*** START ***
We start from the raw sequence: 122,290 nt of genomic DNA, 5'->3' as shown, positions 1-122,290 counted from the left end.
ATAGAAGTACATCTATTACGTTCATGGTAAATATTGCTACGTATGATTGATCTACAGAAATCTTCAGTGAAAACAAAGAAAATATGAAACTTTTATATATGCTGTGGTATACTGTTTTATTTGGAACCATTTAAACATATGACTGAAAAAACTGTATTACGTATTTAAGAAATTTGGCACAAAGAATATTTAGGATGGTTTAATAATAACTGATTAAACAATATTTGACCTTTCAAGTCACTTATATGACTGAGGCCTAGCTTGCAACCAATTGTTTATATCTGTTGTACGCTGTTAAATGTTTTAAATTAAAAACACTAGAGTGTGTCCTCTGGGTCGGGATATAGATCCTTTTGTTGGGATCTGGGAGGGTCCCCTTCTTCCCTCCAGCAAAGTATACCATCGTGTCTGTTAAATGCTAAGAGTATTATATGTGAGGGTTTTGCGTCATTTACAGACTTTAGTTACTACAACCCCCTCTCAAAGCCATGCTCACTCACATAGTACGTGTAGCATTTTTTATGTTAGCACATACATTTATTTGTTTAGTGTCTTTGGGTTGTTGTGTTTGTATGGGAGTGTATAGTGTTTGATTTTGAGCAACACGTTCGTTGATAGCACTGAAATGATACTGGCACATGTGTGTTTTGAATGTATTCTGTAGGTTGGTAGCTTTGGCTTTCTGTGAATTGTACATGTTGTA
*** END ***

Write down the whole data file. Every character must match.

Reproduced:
We start from the raw sequence: 122,290 nt of genomic DNA, 5'->3' as shown, positions 1-122,290 counted from the left end.
ATAGAAGTACATCTATTACGTTCATGGTAAATATTGCTACGTATGATTGATCTACAGAAATCTTCAGTGAAAACAAAGAAAATATGAAACTTTTATATATGCTGTGGTATACTGTTTTATTTGGAACCATTTAAACATATGACTGAAAAAACTGTATTACGTATTTAAGAAATTTGGCACAAAGAATATTTAGGATGGTTTAATAATAACTGATTAAACAATATTTGACCTTTCAAGTCACTTATATGACTGAGGCCTAGCTTGCAACCAATTGTTTATATCTGTTGTACGCTGTTAAATGTTTTAAATTAAAAACACTAGAGTGTGTCCTCTGGGTCGGGATATAGATCCTTTTGTTGGGATCTGGGAGGGTCCCCTTCTTCCCTCCAGCAAAGTATACCATCGTGTCTGTTAAATGCTAAGAGTATTATATGTGAGGGTTTTGCGTCATTTACAGACTTTAGTTACTACAACCCCCTCTCAAAGCCATGCTCACTCACATAGTACGTGTAGCATTTTTTATGTTAGCACATACATTTATTTGTTTAGTGTCTTTGGGTTGTTGTGTTTGTATGGGAGTGTATAGTGTTTGATTTTGAGCAACACGTTCGTTGATAGCACTGAAATGATACTGGCACATGTGTGTTTTGAATGTATTCTGTAGGTTGGTAGCTTTGGCTTTCTGTGAATTGTACATGTTGTA